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GEORGE WOODY; LESTER LUBORSKY; A. THOMAS MCLELLAN; CHARLES P. O'BRIEN
Am J Psychiatry 1989;146:1651-1651.
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1989 American Psychiatric Association

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Abstract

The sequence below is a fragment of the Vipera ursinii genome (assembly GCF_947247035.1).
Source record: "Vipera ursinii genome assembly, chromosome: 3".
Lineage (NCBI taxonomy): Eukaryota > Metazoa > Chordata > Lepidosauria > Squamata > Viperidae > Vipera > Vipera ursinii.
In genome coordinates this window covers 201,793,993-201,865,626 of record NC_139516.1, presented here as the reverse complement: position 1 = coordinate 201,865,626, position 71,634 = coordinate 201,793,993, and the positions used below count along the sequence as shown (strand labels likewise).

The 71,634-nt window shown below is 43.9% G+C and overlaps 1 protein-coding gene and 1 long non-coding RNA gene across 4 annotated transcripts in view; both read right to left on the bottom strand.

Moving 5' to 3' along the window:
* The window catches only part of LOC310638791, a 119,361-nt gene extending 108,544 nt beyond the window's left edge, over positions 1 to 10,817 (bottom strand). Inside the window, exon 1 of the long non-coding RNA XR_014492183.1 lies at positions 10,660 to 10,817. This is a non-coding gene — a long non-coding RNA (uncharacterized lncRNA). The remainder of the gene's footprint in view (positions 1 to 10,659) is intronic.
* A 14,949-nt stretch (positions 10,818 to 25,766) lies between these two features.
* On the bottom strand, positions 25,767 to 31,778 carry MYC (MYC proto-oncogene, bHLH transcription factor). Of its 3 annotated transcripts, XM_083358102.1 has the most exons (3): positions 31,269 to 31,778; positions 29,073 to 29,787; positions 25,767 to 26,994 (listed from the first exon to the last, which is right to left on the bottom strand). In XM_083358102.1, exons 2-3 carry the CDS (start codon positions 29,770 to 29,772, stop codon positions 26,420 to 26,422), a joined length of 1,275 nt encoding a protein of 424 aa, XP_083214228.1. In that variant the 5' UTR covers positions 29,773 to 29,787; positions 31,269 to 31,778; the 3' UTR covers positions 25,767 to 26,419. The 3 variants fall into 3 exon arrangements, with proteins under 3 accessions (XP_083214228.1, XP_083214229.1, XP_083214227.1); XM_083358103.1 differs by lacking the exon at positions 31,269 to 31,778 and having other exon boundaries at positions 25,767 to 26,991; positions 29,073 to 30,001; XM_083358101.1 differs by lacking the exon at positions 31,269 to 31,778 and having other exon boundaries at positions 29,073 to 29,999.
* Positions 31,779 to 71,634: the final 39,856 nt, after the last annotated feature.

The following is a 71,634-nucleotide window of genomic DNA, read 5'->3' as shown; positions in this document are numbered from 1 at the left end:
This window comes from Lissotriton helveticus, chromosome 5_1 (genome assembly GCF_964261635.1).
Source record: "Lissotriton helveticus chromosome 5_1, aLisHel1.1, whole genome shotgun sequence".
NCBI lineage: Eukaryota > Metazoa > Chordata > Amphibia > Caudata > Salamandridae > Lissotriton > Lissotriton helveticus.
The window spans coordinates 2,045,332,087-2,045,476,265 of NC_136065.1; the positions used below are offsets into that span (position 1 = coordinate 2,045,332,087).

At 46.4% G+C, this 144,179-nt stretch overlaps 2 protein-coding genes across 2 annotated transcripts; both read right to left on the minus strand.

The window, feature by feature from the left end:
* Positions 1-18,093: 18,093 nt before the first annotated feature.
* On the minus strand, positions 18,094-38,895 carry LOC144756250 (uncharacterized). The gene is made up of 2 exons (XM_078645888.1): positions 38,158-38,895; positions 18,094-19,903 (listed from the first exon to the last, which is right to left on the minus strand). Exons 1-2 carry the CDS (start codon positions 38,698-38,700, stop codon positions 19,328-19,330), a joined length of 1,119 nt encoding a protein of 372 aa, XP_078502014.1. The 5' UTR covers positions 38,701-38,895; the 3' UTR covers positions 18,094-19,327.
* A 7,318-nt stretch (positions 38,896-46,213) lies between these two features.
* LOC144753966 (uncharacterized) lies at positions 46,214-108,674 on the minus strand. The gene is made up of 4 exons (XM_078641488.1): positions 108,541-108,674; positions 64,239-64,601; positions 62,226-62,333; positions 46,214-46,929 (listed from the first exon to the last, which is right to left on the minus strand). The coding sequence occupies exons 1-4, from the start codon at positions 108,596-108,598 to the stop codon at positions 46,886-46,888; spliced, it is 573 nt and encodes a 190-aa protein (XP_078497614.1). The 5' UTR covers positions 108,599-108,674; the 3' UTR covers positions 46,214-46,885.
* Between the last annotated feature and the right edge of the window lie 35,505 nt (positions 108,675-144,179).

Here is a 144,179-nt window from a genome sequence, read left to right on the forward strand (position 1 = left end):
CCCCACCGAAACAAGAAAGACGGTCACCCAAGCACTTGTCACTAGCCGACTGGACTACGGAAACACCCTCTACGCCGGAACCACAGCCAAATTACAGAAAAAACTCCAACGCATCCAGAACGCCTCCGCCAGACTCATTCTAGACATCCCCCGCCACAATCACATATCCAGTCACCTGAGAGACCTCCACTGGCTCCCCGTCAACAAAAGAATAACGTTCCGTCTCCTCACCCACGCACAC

In a recent personal communication, our colleague, Jim Mintz, Ph.D., brought to our attention errors in two of our articles in the American Journal of Psychiatry. In our 1987 article titled "Twelve Month Follow-Up of Psychotherapy for Opiate Dependence" (May 1987 issue, pp. 590-596), the values that are labeled standard deviations (SD) in both tables 1 and 2 (pp. 593-595) are, in fact, standard errors (SE). It is important to note that the mean values and statistical comparisons are correct and the significance of difference test results are not different from those reported.The results of Dr. Mintz's careful reading also suggested that the mid-severity group in table 1 (p. 1175) from our article titled "Severity of Psychiatric Symptoms as a Predictor of Benefits From Psychotherapy: The Veterans Administration—Penn Study" (October 1984 issue, pp. 1172-1177) may have had incorrect values because of inclusion of subjects from the low- and high-severity groups. We cannot be sure of this since in our attempt to check this possibility, we discovered that there had been some data loss over the years since collection. Because we believe the findings are of some importance to the field, it was our concern that this might reduce confidence in the entire set of findings. We therefore felt that the most appropriate and conservative approach to addressing this issue would be to rescore, reenter, and reanalyze the entire data set. Accordingly, we had the original raw Addiction Severity Index (ASI) data rechecked for inconsistencies and outliers by two senior technicians. These ASIs were then scored by using published procedures (Bragg et al., Manual for Calculating Composite Scores From the Addiction Severity Index, University of Pennsylvania, 1988). We then commissioned an independent data management firm to double-enter and verify all data to ensure accuracy.We should note two limitations associated with the decission to totally reevaluate the entire data set. First, since the time of the original data collection, more than 8 years ago, we have lost data on 10 of the original 110 subjects, reducing the available number to 100. Second, there have been a number of revisions over the years in the calculation of the composite scores from the ASI and in the handling of the "money items" (e.g., dollars earned, dollars stolen), and these have resulted in differences between the values from the original and the present ASI data. Despite these limitations, we believe this undertaking to be justified, since we are now confident that the available data set is free of errors and outliers and is now consistent with the current methods of scoring the ASI.Following the data base reconstruction we reanalyzed the available data set, constructing the three psychiatric severity groups in exactly the same manner as originally reported. Space limitations prevent presentation of the data from these analyses, but all analyses are available for inspection, and we have a packet of results from this and other papers that is available to any interested reader upon request. Although there was the expected loss of power due to the reduced N, resulting in somewhat fewer significant within- and between-group changes among all subgroups, the reanalyses revealed the same pattern of statistical findings as was originally reported.Thus, the conclusions of the original paper are not changed by these new analyses. Methadone-maintained patients with no or few psychiatric problems (low severity), who were treated with standard drug counseling, showed essentially the same outcomes as those treated with counseling and professional psychotherapy. While mid-severity patients, who received counseling only, showed improvements, greater gains and better outcomes were seen with the addition of either form of professional psychotherapy. High-severity patients did not show many improvements in the counseling-only condition, but did show significant changes and better outcomes with the addition of either form of professional psychotherapy.We regret these problems and the inconvenience caused to readers of the American Journal of Psychiatry. We are also grateful to Dr. Mintz for his careful review of these data and for his considerable help with this work. We have sent copies of these reanalyses to those colleagues who we know are also performing research in this area and will be happy to send additional copies of these and other related papers on request. (Address queries to Dr. McLellan, Department of Psychiatry, University of Pennsylvania School of Medicine, Bldg. 7, PVAMC, University Avenue, Philadelphia, PA 19104.)

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